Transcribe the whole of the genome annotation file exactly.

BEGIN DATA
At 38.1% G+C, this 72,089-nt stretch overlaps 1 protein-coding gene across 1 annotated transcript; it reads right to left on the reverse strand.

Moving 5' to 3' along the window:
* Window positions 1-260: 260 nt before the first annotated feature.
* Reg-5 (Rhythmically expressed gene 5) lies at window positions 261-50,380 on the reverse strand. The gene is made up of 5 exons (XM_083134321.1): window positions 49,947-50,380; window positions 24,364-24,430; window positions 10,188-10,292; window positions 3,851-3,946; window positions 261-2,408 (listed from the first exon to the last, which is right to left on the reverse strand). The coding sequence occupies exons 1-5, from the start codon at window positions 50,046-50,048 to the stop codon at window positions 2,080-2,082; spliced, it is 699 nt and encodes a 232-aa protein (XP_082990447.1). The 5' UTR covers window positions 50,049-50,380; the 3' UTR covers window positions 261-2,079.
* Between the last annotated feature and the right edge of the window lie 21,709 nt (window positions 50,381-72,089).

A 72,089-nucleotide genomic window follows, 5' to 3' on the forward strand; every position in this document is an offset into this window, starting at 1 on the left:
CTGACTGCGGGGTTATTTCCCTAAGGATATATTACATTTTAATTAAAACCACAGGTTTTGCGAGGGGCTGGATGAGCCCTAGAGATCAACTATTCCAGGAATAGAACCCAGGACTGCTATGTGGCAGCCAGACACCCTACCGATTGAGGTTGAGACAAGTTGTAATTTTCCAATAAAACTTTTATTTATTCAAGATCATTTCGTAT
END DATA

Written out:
At 38.1% G+C, this 72,089-nt stretch overlaps 1 protein-coding gene across 1 annotated transcript; it reads right to left on the reverse strand.

Moving 5' to 3' along the window:
* Window positions 1-260: 260 nt before the first annotated feature.
* Reg-5 (Rhythmically expressed gene 5) lies at window positions 261-50,380 on the reverse strand. The gene is made up of 5 exons (XM_083134321.1): window positions 49,947-50,380; window positions 24,364-24,430; window positions 10,188-10,292; window positions 3,851-3,946; window positions 261-2,408 (listed from the first exon to the last, which is right to left on the reverse strand). The coding sequence occupies exons 1-5, from the start codon at window positions 50,046-50,048 to the stop codon at window positions 2,080-2,082; spliced, it is 699 nt and encodes a 232-aa protein (XP_082990447.1). The 5' UTR covers window positions 50,049-50,380; the 3' UTR covers window positions 261-2,079.
* Between the last annotated feature and the right edge of the window lie 21,709 nt (window positions 50,381-72,089).

A 72,089-nucleotide genomic window follows, 5' to 3' on the forward strand; every position in this document is an offset into this window, starting at 1 on the left:
CTGACTGCGGGGTTATTTCCCTAAGGATATATTACATTTTAATTAAAACCACAGGTTTTGCGAGGGGCTGGATGAGCCCTAGAGATCAACTATTCCAGGAATAGAACCCAGGACTGCTATGTGGCAGCCAGACACCCTACCGATTGAGGTTGAGACAAGTTGTAATTTTCCAATAAAACTTTTATTTATTCAAGATCATTTCGTAT